GOCMV Immigration Report

The Greek economic crisis has led to a sharp increase in the number of highly skilled and educated Greek nationals seeking opportunities outside Greece. The main destinations of choice for Greeks include the UK, US and other European nations. There has also been a significant rise in the number of Greeks seeking to work and study in Australia.

The purpose of this report is to outline the ways in which Greek nationals can make a valuable contribution to the economic and social fabric of Australian society and to suggest practical reforms to the Australian immigration process to facilitate the entry of Greek visa applicants to Australia.

At present, the main avenues through which Greeks are seeking entry to Australia are the permanent and temporary visa programs, including the business skills program, skilled migration program, student visa program and family migration program.

A significant proportion of Greeks are skilled, highly educated and largely fluent in English. They are attractive candidates for Australian migration.

People of Greek descent have unquestionably integrated well into the Australian community and assisted in the social and economic development of Australia. The 2006 Australian Census records 109,980 Greece-born migrants, and 365,145 people of Greek ancestry living in Australia (based on country of birth of parents). Some estimates suggest the Greek community in Australia could be as large as 600,000. The Greek population is concentrated in Melbourne (41 per cent) and Sydney (30 per cent). Melbourne, Sister City to Thessaloniki, has been described as the third largest 'Greek city' in the world and is an important overseas centre of Hellenism.

Australia has embraced Greek people and Greek culture and this has benefitted Australian society socially, culturally and economically. In short, Greeks 'fit into' the Australian community and contribute to its prosperity.

Despite this, Greek Nationals are facing significant challenges in applying for entry to Australia under the existing visa streams.

By introducing and implementing a number of key changes to the Australian visa application and processing system, Greeks will be able to more easily and effectively enter Australia to meet skills shortages and make a positive impact to the economic and social landscape in this country. We understand that Australia's migration legislation, policies and procedures are non-discriminatory in nature and we are not seeking any special or preferential treatment for Greek visa applicants. Rather, we are suggesting some small scale practical reforms to the current system to allow Greeks to more easily apply for the visas for which they are eligible.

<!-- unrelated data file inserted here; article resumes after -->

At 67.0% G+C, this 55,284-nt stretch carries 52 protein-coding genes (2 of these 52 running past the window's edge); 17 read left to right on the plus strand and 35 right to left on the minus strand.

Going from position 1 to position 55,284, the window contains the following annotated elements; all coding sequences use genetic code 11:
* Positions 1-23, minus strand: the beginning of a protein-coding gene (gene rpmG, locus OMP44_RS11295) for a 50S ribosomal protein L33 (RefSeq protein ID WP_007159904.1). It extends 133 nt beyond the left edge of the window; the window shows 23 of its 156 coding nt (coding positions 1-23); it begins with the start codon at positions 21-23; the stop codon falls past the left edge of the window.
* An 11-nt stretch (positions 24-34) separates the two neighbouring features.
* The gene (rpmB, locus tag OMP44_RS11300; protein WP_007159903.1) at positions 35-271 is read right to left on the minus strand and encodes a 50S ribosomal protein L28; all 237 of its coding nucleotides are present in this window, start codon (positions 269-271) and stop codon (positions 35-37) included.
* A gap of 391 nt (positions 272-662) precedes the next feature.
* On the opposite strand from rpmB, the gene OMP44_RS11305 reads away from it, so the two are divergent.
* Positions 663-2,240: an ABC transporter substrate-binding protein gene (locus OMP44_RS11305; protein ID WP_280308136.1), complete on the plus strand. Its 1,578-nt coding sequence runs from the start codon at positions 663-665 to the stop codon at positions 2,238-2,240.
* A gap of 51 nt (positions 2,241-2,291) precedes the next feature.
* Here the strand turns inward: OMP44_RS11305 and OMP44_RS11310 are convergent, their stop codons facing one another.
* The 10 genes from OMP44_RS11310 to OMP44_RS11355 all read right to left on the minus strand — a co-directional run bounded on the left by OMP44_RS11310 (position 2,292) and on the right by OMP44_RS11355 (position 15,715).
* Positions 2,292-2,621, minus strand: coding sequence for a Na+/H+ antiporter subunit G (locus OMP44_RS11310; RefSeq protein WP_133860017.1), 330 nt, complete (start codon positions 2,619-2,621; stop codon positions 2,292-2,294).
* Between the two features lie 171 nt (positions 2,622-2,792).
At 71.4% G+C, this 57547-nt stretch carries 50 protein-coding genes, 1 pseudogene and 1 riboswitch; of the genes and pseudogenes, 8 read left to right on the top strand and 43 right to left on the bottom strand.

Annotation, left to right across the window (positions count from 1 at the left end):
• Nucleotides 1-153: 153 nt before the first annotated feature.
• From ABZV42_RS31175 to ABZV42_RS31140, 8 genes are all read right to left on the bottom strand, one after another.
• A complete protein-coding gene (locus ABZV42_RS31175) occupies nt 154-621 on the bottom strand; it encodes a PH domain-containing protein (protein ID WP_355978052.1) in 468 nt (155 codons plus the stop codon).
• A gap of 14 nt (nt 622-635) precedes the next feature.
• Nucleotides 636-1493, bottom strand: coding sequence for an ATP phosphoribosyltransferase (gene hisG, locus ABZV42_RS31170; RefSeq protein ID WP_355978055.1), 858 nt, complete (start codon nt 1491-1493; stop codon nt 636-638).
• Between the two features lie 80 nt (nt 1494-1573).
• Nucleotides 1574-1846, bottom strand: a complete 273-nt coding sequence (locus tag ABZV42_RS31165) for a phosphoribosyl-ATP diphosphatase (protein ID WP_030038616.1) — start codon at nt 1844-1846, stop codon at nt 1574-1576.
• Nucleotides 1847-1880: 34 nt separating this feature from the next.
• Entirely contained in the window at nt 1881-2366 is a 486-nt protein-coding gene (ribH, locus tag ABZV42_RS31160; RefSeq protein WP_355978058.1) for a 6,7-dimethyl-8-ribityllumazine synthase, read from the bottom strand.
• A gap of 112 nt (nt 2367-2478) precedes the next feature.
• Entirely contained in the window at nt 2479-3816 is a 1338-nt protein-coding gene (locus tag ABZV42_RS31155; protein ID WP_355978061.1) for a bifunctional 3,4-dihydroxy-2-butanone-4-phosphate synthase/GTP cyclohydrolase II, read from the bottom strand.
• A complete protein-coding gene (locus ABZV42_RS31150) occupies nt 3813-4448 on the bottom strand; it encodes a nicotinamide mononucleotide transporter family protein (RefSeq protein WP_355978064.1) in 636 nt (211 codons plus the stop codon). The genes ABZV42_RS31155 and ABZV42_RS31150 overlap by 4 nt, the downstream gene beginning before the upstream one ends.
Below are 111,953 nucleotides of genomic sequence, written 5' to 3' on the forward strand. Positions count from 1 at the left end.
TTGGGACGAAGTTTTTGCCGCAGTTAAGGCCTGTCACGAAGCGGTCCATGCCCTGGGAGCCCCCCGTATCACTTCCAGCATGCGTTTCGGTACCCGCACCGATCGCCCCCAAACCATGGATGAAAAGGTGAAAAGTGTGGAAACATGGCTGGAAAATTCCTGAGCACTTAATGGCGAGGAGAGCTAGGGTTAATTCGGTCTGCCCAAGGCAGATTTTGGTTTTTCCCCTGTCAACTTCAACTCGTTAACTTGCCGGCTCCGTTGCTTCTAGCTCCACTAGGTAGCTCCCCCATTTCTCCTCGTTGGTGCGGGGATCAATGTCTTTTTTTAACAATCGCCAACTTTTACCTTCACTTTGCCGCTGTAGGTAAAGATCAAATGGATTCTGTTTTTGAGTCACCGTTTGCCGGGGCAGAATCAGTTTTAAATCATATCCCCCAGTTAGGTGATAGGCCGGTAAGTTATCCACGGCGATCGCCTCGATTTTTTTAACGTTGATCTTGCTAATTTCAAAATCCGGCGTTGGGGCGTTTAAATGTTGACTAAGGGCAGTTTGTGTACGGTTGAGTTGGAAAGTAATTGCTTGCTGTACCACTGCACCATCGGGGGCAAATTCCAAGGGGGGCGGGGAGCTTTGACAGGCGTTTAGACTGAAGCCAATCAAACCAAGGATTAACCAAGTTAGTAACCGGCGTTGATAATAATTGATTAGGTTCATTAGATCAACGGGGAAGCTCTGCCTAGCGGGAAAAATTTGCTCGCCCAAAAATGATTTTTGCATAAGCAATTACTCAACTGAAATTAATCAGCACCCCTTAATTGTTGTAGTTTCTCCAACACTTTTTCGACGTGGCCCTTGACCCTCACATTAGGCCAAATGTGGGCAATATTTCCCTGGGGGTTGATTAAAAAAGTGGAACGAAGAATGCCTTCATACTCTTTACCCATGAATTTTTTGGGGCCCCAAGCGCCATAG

The key changes required are expressed within the body of this report and summarised in the 'Recommendations' section at the end of the report. The report includes data directly relevant to the levels of tertiary education attained by Greek students studying abroad. The statistics present a clear picture of what these graduates have to offer with respect to language and skill sets. Information about the current Greek economic crisis is also included. By all indications unemployment levels in Greece will increase for the year 2011; at this point in time no official statistics have been released for the first quarter of the year by the OECD. The below indicators provide us with a clear picture of the difficulties faced by a large proportion of Greek citizens.

The Greek Orthodox Community of Melbourne & Victoria (GOCMV) has first hand experience and knowledge in dealing with Greeks who are interested in transferring their skills and knowledge to Australia. The GOCMV has established links with individuals, lawyers, migration agents, educators, businesses, recruiters and Government bodies in Australia and Greece and is therefore well placed to inform and advise the Department of Immigration and Citizenship (DIAC) about practical steps that can be taken to facilitate the entry of Greek nationals to Australia who will positively contribute to Australian society.

Download the full report in PDF format by clicking here

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